Thursday, April 28, 2011

QotD: There Is No Fairy Godmother Edition

From Robb Allen in the comments section of his blog:
...[O]ur neighbors are constantly granting powers to the gov't that they were never allowed to have. Too many people traded in their freedom for the illusion of safety and, in the deal, traded in yours as well.

You can get rid of Obama. Do it today because his birth certificate didn't have an 'i' dotted correctly or whatever, but the fact remains that Barack Hussein Obama is not the sole source of the problem that you can take out with a single strike. The rot runs
deep, and there's no birth certificate that will magically clear all that up.
The whole birth certificate thing is just the flip side to the Magical Thinking coin that got us into this mess in the first place.

Whether it be a magical government that will care for them in their old age at little cost to them, or a magical piece of paper that will make the Bad Man go away and all the bad stuff unhappen, or a magical Day of the Wookie when suddenly the clock is turned back to some never-happened Golden Age (let's not forget that the ink was barely dry on the Constitution before federal troops were marching against tax-protesting militia kooks,) people want some Magical Solution to hard, real-world problems, and all it winds up doing is making the problems worse.

19 comments:

Tango Juliet said...

“I believe that liberty is the only genuinely valuable thing that men have invented, at least in the field of government, in a thousand years. I believe that it is better to be free than to be not free, even when the former is dangerous and the latter safe. I believe that the finest qualities of man can flourish only in free air – that progress made under the shadow of the policeman’s club is false progress, and of no permanent value. I believe that any man who takes the liberty of another into his keeping is bound to become a tyrant, and that any man who yields up his liberty, in however slight the measure, is bound to become a slave.” -- H. L. Mencken, "Why Liberty?" January 30, 1927

Tango Juliet said...

Also very much worth repeating:

Liberal: The right laws can get us good results.
Conservative: The right leadership can get us good results.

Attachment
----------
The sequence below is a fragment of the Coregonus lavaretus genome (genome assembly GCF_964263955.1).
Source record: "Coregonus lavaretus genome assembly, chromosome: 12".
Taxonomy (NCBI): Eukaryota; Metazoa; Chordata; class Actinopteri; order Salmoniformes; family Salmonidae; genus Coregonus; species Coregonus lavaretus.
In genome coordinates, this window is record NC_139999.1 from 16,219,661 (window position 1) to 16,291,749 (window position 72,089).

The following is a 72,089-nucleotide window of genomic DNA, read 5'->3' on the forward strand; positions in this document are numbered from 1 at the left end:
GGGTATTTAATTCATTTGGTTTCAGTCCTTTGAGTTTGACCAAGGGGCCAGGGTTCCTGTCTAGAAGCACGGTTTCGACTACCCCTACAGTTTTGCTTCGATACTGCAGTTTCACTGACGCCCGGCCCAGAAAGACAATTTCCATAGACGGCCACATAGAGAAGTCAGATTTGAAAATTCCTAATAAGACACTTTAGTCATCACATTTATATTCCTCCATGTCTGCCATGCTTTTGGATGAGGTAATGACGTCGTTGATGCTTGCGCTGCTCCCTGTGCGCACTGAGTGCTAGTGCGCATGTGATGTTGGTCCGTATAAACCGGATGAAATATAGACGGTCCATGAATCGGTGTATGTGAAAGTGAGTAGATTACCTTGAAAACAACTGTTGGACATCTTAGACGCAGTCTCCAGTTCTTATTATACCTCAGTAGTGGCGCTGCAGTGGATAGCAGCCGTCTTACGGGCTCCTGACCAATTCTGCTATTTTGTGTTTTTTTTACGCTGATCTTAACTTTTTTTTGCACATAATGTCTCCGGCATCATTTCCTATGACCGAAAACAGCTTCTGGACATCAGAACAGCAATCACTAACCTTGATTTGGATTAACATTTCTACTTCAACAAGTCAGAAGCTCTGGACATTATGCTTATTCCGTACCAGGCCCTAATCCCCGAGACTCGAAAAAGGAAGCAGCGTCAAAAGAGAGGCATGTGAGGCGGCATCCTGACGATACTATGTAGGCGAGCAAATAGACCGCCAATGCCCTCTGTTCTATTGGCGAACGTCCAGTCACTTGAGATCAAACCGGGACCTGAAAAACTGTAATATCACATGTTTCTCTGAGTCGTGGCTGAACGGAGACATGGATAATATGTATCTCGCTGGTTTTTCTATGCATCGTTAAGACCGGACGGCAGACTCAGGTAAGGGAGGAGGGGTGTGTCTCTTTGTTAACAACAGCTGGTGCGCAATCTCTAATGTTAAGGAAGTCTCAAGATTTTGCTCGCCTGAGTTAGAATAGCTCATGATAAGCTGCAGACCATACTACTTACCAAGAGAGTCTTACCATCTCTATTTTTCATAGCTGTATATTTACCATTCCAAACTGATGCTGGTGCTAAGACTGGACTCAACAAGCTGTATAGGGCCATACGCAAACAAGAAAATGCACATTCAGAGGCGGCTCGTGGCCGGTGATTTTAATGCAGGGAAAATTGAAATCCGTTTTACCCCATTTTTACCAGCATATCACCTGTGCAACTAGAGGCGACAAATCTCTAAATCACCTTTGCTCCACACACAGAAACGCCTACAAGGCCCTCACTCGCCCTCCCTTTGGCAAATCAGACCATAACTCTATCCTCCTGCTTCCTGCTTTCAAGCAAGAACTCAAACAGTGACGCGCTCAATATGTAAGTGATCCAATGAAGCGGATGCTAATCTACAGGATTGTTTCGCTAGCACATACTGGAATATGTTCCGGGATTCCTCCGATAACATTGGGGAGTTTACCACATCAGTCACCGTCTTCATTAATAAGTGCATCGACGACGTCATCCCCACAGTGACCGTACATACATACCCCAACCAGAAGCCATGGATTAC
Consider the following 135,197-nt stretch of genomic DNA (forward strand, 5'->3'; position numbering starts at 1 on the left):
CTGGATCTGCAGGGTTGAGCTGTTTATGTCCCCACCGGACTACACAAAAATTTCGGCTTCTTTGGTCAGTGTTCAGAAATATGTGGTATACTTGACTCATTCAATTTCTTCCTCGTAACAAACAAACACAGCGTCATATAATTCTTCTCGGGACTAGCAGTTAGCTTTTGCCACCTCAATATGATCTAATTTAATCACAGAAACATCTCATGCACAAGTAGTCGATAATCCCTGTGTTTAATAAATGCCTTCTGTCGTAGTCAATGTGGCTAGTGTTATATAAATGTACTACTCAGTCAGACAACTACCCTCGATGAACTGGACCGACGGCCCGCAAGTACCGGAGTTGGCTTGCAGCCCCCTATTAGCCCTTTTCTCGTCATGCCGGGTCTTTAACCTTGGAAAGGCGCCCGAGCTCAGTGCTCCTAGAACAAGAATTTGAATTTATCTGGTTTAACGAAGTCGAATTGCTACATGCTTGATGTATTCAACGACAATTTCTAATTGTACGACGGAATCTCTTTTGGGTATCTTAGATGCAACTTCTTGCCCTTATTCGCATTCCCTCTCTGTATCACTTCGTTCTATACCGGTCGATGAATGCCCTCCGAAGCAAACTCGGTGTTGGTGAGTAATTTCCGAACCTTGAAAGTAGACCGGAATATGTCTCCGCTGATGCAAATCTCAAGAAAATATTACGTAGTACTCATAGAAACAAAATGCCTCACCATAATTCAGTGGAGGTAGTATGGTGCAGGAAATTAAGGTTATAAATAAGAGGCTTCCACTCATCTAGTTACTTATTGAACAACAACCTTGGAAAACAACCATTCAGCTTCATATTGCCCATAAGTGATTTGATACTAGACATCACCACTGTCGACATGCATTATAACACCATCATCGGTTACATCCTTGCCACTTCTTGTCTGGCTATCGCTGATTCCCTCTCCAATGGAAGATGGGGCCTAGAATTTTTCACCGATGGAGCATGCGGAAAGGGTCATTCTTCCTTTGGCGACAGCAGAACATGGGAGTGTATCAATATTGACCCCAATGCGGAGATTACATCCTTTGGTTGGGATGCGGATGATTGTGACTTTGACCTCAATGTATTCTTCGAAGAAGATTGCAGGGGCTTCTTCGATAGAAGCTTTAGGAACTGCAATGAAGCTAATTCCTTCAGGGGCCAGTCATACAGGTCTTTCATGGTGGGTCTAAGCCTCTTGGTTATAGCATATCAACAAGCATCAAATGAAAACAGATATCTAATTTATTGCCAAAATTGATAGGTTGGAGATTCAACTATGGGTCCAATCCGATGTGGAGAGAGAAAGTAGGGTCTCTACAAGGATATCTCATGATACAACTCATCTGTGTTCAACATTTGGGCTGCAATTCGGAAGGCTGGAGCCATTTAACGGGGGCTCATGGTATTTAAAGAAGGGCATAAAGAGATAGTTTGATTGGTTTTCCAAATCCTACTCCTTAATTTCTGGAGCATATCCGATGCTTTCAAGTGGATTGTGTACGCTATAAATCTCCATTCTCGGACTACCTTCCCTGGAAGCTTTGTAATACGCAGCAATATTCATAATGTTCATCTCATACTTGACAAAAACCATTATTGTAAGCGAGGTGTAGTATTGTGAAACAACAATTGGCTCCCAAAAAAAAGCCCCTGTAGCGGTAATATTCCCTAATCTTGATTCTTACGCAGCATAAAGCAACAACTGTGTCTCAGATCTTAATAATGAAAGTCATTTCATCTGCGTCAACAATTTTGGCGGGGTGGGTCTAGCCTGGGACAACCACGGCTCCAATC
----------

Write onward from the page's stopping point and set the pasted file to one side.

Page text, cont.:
Libertarian: Government activity can't get us good results.
- Aretae

atlharp said...

The birther thing was a legitimate beef, but regardless it is nothing more than a distraction from our real problem. The fact is that Obama isn't the problem, but a symptom. At the end of the day it is all the people that voted him into office who are the problem and still cannot realize that they fucked up royally. The same way that birthers cannot let this issue go is the same type of mindset that does not allow Obama's most faithful to proclaim "I don't care, he is awesome!" The fact is to be learning from your mistakes, not repeating them.

theirritablearchitect said...

Tam,

Do you think you can get this message across to, say, 51% of the dolts who inhabit this fair land?

Me neither...but well put regardless.

Y.T. said...

+10

Magical thinking is common everywhere. A lot of people are still in denial that the oil is (slowly)running out and energy won't ever get cheaper than it is now.

But they're looking for easy technofixes and dreaming about flying cars. (even if all US cars were electric, you'd still need about two hundred good sized nuclear plants to provide the power).

That's some trillions in investment and completely unacceptable to the TV-watching idiots.

GuardDuck said...

Magical thinking is common everywhere. A lot of people are still in denial that the oil is (slowly)running out...

Which is more than balanced by the people who believe that the oil will 'magically' dry up overnight. Meaning they want the gov't to extort money from me now in order to spend it dreaming up new fanciful methods of producing power that is more expensive that the oil we already have.

Tell you what, after we have actually drilled for oil everywhere we can, and after we have utilized more expensive methods to pump out oil that isn't as easy to get out, and after we can't squeeze any more oil out of shale and sandstone and every other place that isn't just sitting there waiting for us to scoop it into a waiting tanker....

After all that, if the actual free market hasn't been able to react to the rising prices of oil by producing it's own alternatives to oil then I'd bet you that the only government action we'd need is for the government to stop interfering so that the free market could, you know, be free.

Ken said...

Sometimes I think the biggest piece of magical thinking of all is that we could delegate the right to initiate force to people who actively sought it, and that it would somehow turn out well.

(Exeunt grumbling, to mend moth holes in wookiee suit...)

Y.T. said...


Tell you what, after we have actually drilled for oil everywhere we can, and after we have utilized more expensive methods to pump out oil that isn't as easy to get out, and after we can't squeeze any more oil out of shale and sandstone and every other place that isn't just sitting there waiting for us to scoop it into a waiting tanker....

Your problem is, that building a large scale coal to oil plant takes a decade, if you have no nimby problem. Costs for such production are on the order of $35-50 per barrel. (South Africa has large coal to oil industry).

How many plants are being built in the US? Zero. Wanna bet on the average price of oil, in gold ounces over the next decade?